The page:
During the early decades of the twentieth century, Beard actively supported passage of the Nineteenth Amendment and was involved with several women’s suffrage organizations that included the Women’s Trade Union League, the Equality League of Self-Supporting Women (later renamed the Women’s Political Union), the New York City Suffrage Party, and the Wage-Earners’ Suffrage League. She was also a member of the advisory board of the Congressional Union for Woman Suffrage (later called the National Woman’s Party. For a time, she edited suffrage publications, The Woman Voter and The Suffragist.

Beard’s interest in women’s history led to her work in establishing the World Center for Women’s Archives in 1935 in New York City. Although the center closed in 1940, largely due to internal issues and lack of funding, her efforts encouraged several colleges and universities to begin collecting similar records on women’s history. Beard was a consultant on the early development of women’s history archives at Radcliffe and Smith Colleges, which eventually led to establishment of the Arthur and Elizabeth Schlesinger Library on the History of Women in America at Radcliffe Institute for Advanced Study, Harvard University, and the Sophia Smith Collection at Smith College.

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FYI

By Audrey McNamara, CBS News: Pete Hamill, legendary NYC newspaper reporter, has died at 85
 
 
 
 
By Bill Keveney, USA TODAY: ‘American Ninja Warrior’ champ Drew Drechsel faces child-sex charges, two weeks after taping new season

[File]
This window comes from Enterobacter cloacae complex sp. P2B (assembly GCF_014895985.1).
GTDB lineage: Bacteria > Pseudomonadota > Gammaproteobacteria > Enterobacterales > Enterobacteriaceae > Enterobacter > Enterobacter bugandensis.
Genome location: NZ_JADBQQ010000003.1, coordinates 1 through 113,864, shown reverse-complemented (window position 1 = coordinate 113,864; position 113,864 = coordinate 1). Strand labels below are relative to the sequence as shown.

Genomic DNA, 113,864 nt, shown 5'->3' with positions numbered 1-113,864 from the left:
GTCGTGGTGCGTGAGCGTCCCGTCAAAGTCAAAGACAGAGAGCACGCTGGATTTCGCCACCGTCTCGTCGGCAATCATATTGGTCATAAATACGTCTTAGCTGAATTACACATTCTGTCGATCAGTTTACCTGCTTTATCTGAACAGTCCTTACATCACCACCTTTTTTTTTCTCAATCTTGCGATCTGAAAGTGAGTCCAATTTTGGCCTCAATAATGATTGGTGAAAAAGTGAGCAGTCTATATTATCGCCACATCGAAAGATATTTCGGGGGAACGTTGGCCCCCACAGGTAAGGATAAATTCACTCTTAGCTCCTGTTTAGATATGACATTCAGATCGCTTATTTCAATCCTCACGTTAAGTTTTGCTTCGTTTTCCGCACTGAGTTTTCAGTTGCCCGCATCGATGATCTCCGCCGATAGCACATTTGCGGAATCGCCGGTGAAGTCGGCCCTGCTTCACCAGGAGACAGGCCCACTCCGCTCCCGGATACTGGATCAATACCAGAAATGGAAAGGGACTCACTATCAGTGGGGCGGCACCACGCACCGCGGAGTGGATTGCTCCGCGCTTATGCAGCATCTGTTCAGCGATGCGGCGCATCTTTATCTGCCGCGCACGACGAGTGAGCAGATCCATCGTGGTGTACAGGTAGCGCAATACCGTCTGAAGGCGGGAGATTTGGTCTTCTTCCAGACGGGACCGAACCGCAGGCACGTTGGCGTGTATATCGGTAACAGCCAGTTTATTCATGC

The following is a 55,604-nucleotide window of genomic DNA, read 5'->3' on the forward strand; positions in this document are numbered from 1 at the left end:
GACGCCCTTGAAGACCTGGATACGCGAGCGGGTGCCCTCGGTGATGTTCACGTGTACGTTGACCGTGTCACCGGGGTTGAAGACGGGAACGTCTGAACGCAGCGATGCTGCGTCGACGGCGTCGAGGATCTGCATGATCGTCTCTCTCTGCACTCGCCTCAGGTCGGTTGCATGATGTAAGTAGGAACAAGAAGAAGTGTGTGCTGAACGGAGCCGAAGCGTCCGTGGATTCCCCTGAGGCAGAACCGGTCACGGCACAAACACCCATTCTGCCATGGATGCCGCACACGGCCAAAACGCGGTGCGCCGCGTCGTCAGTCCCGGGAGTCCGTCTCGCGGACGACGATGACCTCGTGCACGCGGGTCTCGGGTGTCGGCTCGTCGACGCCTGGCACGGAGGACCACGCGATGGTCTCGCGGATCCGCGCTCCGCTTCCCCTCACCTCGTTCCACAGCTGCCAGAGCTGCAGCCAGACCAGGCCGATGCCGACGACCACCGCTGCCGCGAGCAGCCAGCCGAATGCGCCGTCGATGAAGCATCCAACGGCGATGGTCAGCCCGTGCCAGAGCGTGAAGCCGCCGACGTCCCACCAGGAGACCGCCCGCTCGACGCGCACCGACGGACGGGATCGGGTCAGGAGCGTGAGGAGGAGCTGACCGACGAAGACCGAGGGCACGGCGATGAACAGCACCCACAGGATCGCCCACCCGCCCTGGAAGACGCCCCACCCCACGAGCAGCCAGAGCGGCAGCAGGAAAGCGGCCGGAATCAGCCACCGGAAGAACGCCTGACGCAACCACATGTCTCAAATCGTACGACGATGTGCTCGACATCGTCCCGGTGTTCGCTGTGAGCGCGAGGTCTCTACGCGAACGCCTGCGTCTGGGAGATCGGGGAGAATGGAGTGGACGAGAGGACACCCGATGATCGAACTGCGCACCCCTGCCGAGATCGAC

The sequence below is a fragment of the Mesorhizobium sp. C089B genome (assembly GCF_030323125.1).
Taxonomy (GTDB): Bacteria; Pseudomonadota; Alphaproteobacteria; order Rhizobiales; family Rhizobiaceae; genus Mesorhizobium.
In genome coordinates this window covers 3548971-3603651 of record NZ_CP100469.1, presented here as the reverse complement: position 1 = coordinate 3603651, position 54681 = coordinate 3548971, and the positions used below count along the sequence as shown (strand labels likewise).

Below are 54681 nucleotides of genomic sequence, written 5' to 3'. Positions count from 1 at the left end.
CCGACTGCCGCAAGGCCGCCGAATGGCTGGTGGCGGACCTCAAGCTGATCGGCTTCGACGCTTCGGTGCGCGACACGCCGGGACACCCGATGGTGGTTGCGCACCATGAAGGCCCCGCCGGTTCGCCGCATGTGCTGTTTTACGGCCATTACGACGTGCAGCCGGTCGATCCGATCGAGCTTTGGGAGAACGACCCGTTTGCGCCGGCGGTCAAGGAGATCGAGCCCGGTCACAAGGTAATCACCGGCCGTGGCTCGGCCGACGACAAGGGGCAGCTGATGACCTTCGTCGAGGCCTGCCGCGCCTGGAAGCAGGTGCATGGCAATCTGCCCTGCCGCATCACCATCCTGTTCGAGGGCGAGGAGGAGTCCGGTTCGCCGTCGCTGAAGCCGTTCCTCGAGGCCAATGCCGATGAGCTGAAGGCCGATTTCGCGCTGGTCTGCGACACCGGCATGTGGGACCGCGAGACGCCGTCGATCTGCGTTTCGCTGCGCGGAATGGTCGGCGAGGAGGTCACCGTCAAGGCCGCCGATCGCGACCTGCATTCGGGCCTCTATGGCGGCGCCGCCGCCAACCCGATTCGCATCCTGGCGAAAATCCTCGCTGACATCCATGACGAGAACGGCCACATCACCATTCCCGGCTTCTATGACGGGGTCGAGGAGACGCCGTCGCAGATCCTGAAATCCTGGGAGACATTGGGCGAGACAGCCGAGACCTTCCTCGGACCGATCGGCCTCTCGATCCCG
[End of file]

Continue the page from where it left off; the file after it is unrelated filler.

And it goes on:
The New York Times: Beirut Digs for Explosion Survivors as Casualty Totals Rise: Live Updates
 
 
 
 
By Travis Fedschun, Janice Dean | Fox News: Tropical Storm Isaias caused 147 mph wind gust atop Mount Washington in New Hampshire Isaias is now well into Canada, after killing 6 people in the U.S.
 
 
 
 
By Josh Jones, Open Culture: How Scholars Finally Deciphered Linear B, the Oldest Preserved Form of Ancient Greek Writing
 
 
By Colin Marshall, Open Culture: Istanbul Captured in Beautiful Color Images from 1890: The Hagia Sophia, Topkaki Palace’s Imperial Gate & More
 
 
By Ayun Halliday, Open Culture: Revisit Scenes of Daily Life in Amsterdam in 1922, with Historic Footage Enhanced by Artificial Intelligence
 
 
 
 

Brain Pickings by Maria Popova: Midweek pick-me-up: Hannah Arendt on love and how to live with the fundamental fear of loss
 
 
 
 

Bored Panda: 30 Maps So Terrible They’re Good (New Pics); 40 People Who Got Absolutely Awesome Cat Tattoos; Restaurant Shows How To Shut Down Influencers Begging For Free Food For Exposure; Priceless Stolen Teddy With This Woman’s Late Mother’s Voice Recording Is Returned After Ryan Reynolds’ Ransom Offer and more ->
 
 
 
 

 
 
 

 
 
 
 
 

 
 
 
 

Recipes

SANDRA’S EASIEST and BEST APPLE PIE EVER